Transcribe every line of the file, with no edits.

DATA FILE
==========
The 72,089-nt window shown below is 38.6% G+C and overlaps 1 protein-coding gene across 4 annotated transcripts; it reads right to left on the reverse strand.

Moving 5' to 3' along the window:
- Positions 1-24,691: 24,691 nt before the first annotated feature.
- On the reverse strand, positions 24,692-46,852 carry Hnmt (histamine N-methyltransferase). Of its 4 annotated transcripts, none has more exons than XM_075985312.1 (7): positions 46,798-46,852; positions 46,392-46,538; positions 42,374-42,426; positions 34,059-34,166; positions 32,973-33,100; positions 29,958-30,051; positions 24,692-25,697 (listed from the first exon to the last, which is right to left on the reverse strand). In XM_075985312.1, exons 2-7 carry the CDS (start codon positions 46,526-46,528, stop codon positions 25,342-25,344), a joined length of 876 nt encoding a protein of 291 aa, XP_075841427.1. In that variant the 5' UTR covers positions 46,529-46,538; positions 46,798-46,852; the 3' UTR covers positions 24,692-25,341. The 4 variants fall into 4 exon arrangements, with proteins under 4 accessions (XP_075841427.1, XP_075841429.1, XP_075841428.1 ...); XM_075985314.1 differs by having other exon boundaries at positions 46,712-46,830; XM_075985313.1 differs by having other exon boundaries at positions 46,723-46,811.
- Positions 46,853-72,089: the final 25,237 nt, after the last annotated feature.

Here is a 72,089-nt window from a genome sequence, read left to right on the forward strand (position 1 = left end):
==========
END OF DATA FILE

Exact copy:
The 72,089-nt window shown below is 38.6% G+C and overlaps 1 protein-coding gene across 4 annotated transcripts; it reads right to left on the reverse strand.

Moving 5' to 3' along the window:
- Positions 1-24,691: 24,691 nt before the first annotated feature.
- On the reverse strand, positions 24,692-46,852 carry Hnmt (histamine N-methyltransferase). Of its 4 annotated transcripts, none has more exons than XM_075985312.1 (7): positions 46,798-46,852; positions 46,392-46,538; positions 42,374-42,426; positions 34,059-34,166; positions 32,973-33,100; positions 29,958-30,051; positions 24,692-25,697 (listed from the first exon to the last, which is right to left on the reverse strand). In XM_075985312.1, exons 2-7 carry the CDS (start codon positions 46,526-46,528, stop codon positions 25,342-25,344), a joined length of 876 nt encoding a protein of 291 aa, XP_075841427.1. In that variant the 5' UTR covers positions 46,529-46,538; positions 46,798-46,852; the 3' UTR covers positions 24,692-25,341. The 4 variants fall into 4 exon arrangements, with proteins under 4 accessions (XP_075841427.1, XP_075841429.1, XP_075841428.1 ...); XM_075985314.1 differs by having other exon boundaries at positions 46,712-46,830; XM_075985313.1 differs by having other exon boundaries at positions 46,723-46,811.
- Positions 46,853-72,089: the final 25,237 nt, after the last annotated feature.

Here is a 72,089-nt window from a genome sequence, read left to right on the forward strand (position 1 = left end):